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Francis Starr; Meng-Ju Sher; George Paily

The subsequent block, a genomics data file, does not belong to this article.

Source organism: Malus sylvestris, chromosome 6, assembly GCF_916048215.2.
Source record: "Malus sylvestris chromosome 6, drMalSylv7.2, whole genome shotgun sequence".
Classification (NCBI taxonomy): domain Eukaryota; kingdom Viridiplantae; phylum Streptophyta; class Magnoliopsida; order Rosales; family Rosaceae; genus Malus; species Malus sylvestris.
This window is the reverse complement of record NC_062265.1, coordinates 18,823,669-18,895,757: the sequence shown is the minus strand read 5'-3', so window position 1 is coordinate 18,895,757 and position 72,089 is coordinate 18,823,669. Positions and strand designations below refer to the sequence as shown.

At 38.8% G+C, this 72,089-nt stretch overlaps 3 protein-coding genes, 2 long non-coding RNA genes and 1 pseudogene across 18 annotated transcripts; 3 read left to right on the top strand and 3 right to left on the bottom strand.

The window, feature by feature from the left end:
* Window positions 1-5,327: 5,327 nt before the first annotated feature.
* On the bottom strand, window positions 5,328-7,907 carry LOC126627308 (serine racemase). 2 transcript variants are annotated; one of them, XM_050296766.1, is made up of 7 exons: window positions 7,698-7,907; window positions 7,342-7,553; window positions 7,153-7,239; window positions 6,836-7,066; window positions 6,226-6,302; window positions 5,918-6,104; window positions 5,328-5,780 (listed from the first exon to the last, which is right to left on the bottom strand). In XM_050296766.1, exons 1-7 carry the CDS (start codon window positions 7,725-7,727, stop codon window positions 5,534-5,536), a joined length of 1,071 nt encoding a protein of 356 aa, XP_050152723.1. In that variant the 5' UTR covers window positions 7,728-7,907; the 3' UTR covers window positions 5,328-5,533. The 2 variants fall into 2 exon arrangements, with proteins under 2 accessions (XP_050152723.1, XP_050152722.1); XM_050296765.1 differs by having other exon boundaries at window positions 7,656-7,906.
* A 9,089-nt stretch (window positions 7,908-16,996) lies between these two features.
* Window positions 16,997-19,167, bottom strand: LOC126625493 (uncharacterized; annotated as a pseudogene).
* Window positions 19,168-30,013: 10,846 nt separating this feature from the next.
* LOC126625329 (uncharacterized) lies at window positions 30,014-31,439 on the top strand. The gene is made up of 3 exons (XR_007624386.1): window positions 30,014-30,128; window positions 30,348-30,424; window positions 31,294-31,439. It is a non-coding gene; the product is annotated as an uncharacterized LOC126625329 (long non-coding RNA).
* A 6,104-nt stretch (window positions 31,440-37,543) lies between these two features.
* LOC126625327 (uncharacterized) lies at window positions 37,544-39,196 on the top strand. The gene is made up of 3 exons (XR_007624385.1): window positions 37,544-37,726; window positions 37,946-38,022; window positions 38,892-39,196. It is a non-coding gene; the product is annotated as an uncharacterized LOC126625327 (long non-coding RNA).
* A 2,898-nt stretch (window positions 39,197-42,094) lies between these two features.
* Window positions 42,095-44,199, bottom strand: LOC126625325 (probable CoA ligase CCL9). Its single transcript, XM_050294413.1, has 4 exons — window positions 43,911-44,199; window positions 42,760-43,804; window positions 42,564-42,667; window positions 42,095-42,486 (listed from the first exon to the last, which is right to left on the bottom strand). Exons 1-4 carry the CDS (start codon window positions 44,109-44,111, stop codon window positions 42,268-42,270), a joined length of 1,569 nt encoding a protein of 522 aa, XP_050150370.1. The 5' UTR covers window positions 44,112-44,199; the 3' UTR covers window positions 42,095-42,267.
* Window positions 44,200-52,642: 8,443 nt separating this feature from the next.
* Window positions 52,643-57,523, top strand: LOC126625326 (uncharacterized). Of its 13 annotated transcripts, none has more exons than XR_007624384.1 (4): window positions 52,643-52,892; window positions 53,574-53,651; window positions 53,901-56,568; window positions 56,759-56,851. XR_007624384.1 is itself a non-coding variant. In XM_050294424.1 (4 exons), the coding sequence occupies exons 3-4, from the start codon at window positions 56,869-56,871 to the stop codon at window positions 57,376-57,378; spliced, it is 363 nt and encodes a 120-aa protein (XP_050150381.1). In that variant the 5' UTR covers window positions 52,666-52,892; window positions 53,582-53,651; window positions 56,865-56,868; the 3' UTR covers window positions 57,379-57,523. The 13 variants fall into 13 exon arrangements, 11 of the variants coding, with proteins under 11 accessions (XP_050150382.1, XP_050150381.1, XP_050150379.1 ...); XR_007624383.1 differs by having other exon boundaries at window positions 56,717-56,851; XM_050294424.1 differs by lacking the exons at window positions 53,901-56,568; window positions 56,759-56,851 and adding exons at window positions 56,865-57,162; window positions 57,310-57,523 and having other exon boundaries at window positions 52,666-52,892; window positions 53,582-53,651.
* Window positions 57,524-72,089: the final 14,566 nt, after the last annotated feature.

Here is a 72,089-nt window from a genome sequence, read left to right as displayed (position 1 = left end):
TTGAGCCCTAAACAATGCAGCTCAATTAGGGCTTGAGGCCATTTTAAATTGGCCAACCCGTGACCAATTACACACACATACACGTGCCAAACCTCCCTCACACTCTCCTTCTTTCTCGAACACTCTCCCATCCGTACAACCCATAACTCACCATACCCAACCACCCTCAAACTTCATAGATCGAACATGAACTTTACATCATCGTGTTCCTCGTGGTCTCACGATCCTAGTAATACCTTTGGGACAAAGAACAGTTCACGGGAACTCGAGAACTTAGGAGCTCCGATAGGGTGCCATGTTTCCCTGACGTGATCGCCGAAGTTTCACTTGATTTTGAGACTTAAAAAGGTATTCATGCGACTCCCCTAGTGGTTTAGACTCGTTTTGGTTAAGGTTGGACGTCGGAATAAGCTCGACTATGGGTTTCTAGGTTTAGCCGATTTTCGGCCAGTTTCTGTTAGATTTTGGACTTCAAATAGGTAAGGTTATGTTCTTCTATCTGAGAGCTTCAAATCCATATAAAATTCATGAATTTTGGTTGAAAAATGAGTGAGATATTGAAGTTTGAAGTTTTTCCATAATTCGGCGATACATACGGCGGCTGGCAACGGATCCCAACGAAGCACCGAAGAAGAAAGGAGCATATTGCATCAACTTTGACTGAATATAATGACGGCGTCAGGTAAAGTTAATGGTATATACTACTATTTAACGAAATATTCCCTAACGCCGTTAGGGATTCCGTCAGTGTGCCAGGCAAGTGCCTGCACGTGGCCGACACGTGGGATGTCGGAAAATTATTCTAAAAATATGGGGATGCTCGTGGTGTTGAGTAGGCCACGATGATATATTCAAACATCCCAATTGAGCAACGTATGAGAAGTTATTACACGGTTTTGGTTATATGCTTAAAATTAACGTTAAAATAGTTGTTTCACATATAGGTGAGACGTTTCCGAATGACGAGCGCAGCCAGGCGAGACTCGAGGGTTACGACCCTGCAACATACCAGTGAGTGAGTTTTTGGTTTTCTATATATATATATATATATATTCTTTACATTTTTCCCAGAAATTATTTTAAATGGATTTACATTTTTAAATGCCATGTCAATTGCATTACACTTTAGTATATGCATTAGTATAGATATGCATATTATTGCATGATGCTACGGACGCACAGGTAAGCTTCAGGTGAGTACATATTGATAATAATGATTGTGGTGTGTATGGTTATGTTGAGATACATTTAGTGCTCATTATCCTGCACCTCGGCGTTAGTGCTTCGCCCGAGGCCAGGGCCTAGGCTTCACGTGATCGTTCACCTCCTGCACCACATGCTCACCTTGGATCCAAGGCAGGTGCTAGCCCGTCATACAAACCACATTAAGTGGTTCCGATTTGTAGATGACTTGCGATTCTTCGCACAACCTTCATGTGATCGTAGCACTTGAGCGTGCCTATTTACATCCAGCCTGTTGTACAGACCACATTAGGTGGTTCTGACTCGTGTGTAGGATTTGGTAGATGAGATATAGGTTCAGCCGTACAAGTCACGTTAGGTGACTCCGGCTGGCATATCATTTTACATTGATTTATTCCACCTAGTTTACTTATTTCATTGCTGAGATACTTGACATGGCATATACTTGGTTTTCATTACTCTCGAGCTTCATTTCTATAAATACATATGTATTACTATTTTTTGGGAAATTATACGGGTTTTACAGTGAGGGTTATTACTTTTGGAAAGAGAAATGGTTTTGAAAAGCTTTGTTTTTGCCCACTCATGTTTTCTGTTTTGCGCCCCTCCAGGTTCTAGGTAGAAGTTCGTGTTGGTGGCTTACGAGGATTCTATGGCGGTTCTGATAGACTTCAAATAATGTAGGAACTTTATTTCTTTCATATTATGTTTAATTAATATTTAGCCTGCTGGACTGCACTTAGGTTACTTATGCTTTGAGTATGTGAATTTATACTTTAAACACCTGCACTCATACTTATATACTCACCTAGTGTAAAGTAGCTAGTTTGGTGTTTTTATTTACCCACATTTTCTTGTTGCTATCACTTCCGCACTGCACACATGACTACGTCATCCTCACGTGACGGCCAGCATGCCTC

Polymers are ubiquitous in our everyday lives and have uses in a wide range of industries, from electronics to food goods. Understanding properties of ultra-thin films has become a major interest in polymer science due to their use in semiconductors, adhesives, and artificial tissues. There has been a sustained interest in confinement since work by Keddie et al. (1994 EPL 27 59) published over 20 years ago suggesting the reduction in the glass transition temperature, Tg, is due to the presence of a \liquid-like" layer at the air-polymer interface. Confinement effects result from a difference in the dynamics at the interfaces or the interference of a characteristic length scale; therefore, it is our aim to understand how confinement effects work in conjunction with complex polymer structures, which also affect dynamic properties like Tg and fragility. Dynamic fragility is key feature to know about polymer glasses for both their processing and application. However, there is still much debate on what polymer properties specifically contribute to the fragility. Much work has been done investigating this challenge using simulations, however prior studies have focused primarily on bead-spring type models instead of models that are more molecularly realistic. In this thesis, we employ molecular dynamics (MD) simulations of a coarse-grained polymer models that are chemically specific to polyethylene oxide (PEO) and polymethyl methacrylate (PMMA) with the aim to understand the role of molecular architecture on the structure and dynamics of bulk polymers and supported thin films. Our results show that when film thickness is reduced to 50 Å near Tg, there are minor reductions in Tg for PEO and PMMA indicating the dynamics are only weakly impacted by the differing molecular architecture. The structure, however, is highly affected due to the presence of the side group in PMMA. We also probe the film sensitivity to changes in the substrate interaction strength and observe that PMMA is more sensitive to changes of the substrate interaction strength because of the resulting disruption in monomer organization persisting nearly completely throughout the film.



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